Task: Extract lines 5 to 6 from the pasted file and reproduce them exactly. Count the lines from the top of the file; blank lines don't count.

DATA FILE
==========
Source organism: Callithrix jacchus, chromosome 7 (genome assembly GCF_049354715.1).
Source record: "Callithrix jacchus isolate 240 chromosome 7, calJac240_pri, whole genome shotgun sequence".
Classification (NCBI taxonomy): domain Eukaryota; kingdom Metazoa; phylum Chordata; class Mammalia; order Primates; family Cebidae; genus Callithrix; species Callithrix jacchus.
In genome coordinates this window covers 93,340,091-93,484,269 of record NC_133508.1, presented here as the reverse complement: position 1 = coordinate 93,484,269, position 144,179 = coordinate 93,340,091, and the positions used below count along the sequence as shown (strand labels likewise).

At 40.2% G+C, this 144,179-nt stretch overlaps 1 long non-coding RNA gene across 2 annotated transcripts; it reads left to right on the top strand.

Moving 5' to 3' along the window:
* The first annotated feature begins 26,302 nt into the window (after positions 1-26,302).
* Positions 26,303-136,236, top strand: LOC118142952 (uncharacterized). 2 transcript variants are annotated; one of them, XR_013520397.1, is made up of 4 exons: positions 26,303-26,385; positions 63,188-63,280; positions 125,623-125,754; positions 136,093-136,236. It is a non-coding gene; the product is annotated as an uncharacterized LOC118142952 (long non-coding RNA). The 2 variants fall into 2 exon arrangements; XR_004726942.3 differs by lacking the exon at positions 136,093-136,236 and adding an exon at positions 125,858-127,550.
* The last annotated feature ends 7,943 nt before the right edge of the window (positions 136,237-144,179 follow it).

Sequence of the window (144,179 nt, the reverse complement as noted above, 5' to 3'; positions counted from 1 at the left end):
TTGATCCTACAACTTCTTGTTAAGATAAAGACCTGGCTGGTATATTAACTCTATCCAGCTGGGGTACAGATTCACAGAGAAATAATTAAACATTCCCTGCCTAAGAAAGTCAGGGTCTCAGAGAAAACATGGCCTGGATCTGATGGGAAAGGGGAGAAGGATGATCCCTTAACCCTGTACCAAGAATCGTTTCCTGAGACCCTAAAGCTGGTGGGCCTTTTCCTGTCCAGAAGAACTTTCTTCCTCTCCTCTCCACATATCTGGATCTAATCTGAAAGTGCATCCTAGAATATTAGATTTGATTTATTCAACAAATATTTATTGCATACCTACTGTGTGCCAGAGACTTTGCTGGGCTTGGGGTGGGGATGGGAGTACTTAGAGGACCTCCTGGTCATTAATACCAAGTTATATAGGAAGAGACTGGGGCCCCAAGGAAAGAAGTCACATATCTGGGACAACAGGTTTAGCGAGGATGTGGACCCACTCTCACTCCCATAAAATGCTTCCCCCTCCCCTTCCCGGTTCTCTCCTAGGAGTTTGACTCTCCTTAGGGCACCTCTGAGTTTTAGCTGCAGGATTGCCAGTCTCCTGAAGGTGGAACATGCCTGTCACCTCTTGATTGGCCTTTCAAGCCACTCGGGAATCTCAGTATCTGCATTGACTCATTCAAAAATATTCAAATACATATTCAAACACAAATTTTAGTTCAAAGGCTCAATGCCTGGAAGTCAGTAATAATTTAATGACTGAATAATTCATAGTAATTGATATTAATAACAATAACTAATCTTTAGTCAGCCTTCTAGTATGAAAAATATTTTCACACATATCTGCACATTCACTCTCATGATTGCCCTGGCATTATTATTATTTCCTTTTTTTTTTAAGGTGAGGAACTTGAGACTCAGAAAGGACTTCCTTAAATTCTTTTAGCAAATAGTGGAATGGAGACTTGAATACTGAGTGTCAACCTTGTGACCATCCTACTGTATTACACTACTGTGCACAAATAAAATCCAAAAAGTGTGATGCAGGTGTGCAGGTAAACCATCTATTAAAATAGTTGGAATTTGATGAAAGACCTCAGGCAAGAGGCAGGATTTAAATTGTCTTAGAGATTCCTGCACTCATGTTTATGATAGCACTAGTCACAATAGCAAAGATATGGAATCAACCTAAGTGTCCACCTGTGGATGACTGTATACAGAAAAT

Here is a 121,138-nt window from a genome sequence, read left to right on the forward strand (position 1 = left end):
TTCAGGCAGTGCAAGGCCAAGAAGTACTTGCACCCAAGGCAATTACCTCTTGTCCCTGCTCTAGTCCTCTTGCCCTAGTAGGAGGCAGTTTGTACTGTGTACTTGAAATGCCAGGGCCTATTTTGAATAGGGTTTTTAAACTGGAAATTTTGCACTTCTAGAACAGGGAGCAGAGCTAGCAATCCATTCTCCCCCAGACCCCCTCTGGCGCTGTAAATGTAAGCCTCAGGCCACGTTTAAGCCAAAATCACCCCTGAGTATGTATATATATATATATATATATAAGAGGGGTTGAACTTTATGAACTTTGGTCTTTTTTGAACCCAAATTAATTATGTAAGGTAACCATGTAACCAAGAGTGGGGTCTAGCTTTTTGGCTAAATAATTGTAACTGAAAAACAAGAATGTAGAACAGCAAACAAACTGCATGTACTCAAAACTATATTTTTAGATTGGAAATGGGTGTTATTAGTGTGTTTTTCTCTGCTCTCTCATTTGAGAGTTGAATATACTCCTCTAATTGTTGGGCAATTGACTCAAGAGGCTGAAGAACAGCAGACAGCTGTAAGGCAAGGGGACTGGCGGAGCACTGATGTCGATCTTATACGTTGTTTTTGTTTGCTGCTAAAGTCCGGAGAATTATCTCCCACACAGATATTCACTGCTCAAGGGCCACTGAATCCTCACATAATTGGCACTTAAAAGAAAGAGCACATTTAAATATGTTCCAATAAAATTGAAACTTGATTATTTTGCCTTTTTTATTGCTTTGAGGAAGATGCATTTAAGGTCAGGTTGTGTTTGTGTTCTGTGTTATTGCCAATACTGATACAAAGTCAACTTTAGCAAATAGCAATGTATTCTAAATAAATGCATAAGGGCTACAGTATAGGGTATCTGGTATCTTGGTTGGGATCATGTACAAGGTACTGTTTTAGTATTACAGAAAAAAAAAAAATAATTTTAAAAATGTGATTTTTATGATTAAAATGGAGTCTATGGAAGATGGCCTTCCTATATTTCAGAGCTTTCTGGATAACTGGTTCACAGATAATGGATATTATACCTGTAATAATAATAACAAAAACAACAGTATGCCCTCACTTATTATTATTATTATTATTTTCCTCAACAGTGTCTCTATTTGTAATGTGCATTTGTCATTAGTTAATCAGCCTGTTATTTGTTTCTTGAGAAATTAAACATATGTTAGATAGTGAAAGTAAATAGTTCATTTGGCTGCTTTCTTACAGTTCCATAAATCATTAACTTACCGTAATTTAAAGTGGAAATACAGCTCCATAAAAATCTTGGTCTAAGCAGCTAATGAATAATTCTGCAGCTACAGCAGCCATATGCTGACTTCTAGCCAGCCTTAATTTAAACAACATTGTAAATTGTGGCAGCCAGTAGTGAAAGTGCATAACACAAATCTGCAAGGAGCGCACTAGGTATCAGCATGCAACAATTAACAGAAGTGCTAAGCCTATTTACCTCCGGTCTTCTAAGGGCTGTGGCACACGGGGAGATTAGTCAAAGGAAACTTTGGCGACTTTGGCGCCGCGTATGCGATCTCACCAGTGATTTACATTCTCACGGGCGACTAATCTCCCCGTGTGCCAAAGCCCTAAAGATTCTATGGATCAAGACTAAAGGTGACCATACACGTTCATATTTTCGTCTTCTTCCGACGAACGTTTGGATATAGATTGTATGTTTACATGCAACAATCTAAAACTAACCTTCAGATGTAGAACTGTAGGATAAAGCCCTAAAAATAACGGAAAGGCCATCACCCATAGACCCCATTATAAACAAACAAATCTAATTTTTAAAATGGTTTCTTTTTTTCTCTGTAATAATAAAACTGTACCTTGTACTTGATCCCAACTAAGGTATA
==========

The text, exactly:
At 40.2% G+C, this 144,179-nt stretch overlaps 1 long non-coding RNA gene across 2 annotated transcripts; it reads left to right on the top strand.

Moving 5' to 3' along the window: